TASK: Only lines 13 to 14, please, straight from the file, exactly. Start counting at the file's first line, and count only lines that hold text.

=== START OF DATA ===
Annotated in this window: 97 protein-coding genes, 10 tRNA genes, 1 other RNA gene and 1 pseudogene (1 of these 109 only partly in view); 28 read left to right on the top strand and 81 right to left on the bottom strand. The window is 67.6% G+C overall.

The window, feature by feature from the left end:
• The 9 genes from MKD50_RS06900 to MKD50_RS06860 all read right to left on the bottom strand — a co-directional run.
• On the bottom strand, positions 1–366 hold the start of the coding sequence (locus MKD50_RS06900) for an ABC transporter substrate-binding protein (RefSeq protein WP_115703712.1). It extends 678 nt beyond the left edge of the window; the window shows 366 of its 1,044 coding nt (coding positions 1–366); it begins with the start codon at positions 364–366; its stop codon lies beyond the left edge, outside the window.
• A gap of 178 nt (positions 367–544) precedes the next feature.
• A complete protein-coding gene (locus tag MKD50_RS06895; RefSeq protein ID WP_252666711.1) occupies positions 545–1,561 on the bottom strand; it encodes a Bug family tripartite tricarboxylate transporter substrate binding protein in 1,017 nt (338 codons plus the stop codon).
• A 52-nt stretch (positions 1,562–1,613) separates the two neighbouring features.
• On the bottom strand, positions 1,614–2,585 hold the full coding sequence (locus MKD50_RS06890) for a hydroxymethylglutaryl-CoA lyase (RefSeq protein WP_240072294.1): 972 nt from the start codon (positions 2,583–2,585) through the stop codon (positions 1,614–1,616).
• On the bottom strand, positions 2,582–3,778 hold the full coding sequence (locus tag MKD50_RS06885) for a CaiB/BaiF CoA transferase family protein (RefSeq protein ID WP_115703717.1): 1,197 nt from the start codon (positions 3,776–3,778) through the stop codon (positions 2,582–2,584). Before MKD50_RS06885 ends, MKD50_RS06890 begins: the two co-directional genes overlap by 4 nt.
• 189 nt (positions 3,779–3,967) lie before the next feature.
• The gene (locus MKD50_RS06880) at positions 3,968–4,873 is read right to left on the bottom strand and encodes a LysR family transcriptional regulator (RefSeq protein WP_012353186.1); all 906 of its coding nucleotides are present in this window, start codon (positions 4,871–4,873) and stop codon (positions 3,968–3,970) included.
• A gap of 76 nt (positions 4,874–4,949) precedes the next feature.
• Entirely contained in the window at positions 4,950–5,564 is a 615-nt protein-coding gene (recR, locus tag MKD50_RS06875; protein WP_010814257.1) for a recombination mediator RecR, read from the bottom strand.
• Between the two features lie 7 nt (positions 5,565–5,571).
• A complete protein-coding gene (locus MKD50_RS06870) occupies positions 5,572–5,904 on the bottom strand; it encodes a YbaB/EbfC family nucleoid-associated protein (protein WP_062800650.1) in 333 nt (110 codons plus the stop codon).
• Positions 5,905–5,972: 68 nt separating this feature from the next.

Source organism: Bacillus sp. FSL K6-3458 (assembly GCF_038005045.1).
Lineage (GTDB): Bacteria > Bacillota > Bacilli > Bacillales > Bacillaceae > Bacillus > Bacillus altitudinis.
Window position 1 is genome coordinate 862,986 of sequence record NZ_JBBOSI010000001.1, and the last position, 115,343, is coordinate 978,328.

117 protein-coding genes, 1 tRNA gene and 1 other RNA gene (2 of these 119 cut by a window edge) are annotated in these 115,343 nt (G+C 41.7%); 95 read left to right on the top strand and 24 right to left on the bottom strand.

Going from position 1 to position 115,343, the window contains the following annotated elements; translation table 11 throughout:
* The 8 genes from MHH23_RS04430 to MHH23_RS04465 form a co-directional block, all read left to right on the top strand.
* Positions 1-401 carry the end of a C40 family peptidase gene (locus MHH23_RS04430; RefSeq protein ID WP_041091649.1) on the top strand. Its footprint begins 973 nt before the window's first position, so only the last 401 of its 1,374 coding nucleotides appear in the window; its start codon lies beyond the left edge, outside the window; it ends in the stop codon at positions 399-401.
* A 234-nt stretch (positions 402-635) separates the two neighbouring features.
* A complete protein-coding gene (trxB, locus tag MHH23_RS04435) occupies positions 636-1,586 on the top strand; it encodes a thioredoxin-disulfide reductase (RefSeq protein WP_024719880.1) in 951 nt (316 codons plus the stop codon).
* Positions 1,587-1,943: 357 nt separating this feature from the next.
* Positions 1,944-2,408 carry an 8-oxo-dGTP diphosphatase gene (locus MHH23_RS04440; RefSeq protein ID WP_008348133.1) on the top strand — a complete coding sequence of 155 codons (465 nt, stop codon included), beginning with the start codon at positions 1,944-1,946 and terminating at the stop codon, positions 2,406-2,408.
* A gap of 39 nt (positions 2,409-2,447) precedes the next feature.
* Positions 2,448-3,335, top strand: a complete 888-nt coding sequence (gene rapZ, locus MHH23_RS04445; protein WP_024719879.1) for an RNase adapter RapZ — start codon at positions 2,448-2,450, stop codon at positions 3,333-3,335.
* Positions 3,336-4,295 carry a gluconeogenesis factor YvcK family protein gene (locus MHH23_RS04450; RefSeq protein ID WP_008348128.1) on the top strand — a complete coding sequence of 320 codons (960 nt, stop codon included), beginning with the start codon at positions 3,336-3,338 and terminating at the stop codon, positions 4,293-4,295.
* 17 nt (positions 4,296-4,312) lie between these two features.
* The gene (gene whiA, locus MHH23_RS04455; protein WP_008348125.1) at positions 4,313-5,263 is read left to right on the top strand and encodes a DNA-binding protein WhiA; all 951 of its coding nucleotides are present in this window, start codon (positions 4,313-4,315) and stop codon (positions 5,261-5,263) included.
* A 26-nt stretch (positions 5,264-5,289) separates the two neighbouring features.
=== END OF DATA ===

• Entirely contained in the window at positions 4,950–5,564 is a 615-nt protein-coding gene (recR, locus tag MKD50_RS06875; protein WP_010814257.1) for a recombination mediator RecR, read from the bottom strand.
• Between the two features lie 7 nt (positions 5,565–5,571).